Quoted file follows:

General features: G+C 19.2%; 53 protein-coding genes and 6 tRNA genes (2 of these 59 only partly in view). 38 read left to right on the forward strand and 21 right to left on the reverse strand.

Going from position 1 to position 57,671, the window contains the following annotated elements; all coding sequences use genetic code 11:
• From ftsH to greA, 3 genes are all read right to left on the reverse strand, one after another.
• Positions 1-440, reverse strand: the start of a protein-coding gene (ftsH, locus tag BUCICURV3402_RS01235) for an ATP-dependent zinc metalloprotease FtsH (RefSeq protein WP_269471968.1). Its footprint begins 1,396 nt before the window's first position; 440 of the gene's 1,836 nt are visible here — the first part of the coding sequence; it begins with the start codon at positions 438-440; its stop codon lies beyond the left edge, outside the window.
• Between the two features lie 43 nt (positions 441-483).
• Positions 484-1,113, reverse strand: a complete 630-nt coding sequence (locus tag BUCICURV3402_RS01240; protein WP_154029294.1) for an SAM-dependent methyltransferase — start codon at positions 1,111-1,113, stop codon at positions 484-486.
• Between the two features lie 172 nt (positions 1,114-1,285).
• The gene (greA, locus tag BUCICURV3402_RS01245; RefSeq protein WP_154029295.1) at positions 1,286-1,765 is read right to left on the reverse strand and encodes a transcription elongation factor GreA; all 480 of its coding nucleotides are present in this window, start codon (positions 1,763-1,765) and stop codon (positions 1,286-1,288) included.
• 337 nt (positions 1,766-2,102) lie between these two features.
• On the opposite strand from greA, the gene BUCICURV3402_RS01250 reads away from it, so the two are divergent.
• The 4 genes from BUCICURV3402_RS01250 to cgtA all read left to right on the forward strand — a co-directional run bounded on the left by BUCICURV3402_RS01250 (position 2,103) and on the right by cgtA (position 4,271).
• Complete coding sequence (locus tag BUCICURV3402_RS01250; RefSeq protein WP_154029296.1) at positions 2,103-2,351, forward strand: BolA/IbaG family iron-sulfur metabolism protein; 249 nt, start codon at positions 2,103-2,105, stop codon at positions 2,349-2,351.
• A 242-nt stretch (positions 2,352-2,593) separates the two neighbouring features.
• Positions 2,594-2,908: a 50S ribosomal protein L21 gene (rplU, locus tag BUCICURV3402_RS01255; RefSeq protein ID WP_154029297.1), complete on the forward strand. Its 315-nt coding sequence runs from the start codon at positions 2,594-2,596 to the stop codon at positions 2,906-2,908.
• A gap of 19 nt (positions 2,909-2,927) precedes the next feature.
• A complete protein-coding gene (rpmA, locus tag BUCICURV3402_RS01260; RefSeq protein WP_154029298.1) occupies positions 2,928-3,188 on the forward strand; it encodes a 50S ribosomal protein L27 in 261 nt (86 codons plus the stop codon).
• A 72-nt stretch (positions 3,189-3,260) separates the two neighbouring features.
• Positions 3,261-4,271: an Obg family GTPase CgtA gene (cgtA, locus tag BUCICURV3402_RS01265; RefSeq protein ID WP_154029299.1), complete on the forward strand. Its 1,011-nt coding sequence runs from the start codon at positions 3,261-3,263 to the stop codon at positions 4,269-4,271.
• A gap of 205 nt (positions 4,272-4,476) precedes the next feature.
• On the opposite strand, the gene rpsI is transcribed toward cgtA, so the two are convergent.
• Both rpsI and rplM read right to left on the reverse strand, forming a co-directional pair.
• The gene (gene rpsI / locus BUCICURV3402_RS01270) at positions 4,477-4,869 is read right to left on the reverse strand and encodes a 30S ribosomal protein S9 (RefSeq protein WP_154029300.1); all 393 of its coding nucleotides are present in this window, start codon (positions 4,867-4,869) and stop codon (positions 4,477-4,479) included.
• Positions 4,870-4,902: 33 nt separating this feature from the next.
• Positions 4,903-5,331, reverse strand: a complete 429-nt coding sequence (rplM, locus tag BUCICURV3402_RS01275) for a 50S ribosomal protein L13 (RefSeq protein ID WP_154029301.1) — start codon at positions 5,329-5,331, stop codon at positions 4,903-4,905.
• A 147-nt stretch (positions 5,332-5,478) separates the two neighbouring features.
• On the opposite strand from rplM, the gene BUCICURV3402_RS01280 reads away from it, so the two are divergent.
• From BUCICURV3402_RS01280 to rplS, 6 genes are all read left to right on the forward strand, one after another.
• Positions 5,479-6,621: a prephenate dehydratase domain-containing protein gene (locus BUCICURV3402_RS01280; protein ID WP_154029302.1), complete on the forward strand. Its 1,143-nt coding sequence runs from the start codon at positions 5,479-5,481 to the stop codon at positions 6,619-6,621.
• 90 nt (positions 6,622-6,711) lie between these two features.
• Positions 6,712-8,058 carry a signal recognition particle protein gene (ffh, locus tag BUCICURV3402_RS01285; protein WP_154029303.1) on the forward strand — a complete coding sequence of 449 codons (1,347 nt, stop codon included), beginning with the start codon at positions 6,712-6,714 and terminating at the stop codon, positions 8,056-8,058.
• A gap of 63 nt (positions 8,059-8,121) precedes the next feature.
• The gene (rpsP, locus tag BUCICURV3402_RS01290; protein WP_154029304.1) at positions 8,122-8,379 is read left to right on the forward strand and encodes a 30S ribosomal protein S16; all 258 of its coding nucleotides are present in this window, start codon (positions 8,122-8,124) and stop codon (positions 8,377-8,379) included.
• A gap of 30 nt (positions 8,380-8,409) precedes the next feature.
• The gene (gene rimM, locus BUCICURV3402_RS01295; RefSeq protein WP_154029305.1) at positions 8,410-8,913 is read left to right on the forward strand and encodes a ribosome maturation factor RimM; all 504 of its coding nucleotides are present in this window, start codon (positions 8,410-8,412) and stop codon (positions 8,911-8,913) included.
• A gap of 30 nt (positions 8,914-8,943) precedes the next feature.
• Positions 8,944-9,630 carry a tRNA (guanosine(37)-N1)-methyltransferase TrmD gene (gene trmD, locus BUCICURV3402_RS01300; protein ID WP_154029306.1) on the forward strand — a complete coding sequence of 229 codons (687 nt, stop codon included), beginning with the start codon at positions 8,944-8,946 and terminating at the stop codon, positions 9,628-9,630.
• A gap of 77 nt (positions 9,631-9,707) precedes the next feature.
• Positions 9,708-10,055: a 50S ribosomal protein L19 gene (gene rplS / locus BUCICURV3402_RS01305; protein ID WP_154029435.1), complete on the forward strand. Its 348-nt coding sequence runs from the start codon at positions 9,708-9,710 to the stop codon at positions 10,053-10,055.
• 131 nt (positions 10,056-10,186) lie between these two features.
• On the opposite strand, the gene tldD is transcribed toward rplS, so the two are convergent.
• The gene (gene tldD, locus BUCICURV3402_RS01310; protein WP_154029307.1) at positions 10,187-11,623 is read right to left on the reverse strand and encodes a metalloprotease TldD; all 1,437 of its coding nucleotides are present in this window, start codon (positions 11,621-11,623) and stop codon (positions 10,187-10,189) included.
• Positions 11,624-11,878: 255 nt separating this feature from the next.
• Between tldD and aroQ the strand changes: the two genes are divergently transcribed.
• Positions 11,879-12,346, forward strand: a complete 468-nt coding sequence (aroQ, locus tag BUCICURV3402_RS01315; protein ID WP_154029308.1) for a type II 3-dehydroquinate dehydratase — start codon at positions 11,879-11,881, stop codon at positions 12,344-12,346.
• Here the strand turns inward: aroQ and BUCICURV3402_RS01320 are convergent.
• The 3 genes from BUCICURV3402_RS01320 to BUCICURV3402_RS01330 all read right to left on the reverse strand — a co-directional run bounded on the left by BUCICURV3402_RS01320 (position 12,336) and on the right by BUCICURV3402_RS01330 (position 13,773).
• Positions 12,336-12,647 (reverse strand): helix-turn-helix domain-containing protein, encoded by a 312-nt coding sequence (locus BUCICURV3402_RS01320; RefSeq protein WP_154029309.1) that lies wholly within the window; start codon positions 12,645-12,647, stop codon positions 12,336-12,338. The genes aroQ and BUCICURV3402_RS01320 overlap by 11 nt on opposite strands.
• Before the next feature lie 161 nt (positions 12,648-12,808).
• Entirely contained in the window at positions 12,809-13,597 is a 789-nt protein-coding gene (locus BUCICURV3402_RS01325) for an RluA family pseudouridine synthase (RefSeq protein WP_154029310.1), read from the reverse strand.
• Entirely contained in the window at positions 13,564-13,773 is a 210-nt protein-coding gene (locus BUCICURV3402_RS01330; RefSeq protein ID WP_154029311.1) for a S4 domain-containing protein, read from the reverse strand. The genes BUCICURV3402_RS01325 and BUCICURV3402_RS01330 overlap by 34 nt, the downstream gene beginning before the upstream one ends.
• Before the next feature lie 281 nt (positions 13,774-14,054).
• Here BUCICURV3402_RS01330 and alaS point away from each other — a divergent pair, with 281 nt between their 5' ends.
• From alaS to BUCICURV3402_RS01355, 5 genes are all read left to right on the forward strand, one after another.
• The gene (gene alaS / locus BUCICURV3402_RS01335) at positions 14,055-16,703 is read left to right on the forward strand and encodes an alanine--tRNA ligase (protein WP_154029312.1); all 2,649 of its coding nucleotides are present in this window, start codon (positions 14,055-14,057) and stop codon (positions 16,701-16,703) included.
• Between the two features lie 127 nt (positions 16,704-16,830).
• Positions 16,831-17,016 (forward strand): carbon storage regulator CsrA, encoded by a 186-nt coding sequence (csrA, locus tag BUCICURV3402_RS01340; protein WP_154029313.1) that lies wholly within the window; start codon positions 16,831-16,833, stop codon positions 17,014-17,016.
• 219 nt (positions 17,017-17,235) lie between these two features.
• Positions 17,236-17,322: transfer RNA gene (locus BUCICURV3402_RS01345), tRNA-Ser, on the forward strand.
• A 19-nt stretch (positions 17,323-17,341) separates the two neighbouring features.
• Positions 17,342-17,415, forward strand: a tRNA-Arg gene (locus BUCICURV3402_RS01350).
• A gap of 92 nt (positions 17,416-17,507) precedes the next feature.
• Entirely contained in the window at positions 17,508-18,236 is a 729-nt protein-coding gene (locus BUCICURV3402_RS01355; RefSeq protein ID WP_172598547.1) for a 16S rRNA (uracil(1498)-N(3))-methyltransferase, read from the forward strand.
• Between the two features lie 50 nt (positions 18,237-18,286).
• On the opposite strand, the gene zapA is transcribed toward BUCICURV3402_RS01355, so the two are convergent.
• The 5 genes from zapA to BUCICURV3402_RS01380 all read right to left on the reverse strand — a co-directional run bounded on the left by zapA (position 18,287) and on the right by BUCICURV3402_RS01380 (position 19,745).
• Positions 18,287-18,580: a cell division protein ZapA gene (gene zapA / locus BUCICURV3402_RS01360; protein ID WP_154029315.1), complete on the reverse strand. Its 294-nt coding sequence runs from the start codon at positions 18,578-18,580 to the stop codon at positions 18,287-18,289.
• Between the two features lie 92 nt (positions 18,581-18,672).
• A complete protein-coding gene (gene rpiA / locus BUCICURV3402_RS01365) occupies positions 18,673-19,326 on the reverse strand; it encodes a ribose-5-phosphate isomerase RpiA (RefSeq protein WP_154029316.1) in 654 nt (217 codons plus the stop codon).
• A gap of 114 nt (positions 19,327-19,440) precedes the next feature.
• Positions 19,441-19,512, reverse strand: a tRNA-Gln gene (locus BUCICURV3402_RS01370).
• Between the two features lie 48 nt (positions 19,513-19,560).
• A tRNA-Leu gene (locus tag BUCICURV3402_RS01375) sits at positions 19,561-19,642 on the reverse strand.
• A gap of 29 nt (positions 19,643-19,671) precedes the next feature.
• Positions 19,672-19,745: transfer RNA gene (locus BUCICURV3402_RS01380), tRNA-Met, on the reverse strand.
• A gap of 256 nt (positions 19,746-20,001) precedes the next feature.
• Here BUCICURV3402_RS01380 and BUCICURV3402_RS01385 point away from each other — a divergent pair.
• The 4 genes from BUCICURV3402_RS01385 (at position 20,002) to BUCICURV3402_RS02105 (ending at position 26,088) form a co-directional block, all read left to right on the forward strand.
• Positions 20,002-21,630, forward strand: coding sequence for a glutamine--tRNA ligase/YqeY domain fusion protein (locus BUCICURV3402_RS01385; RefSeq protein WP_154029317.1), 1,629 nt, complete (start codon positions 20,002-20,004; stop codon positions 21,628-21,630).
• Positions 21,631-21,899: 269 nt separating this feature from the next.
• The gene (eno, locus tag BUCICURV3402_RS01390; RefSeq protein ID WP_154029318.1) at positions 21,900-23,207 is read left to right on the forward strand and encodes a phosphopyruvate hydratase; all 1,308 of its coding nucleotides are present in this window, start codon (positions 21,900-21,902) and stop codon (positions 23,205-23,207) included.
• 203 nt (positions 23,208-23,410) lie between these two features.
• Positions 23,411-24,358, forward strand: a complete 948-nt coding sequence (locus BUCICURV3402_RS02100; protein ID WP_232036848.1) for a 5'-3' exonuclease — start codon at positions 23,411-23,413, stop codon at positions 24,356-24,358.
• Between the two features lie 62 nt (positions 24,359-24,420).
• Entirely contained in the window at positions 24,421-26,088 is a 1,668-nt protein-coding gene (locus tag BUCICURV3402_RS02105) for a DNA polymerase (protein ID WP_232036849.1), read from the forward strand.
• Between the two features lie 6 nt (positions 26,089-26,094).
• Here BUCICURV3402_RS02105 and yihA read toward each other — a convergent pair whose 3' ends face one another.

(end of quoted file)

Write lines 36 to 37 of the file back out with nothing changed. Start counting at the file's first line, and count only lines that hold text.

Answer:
• Positions 8,944-9,630 carry a tRNA (guanosine(37)-N1)-methyltransferase TrmD gene (gene trmD, locus BUCICURV3402_RS01300; protein ID WP_154029306.1) on the forward strand — a complete coding sequence of 229 codons (687 nt, stop codon included), beginning with the start codon at positions 8,944-8,946 and terminating at the stop codon, positions 9,628-9,630.
• A gap of 77 nt (positions 9,631-9,707) precedes the next feature.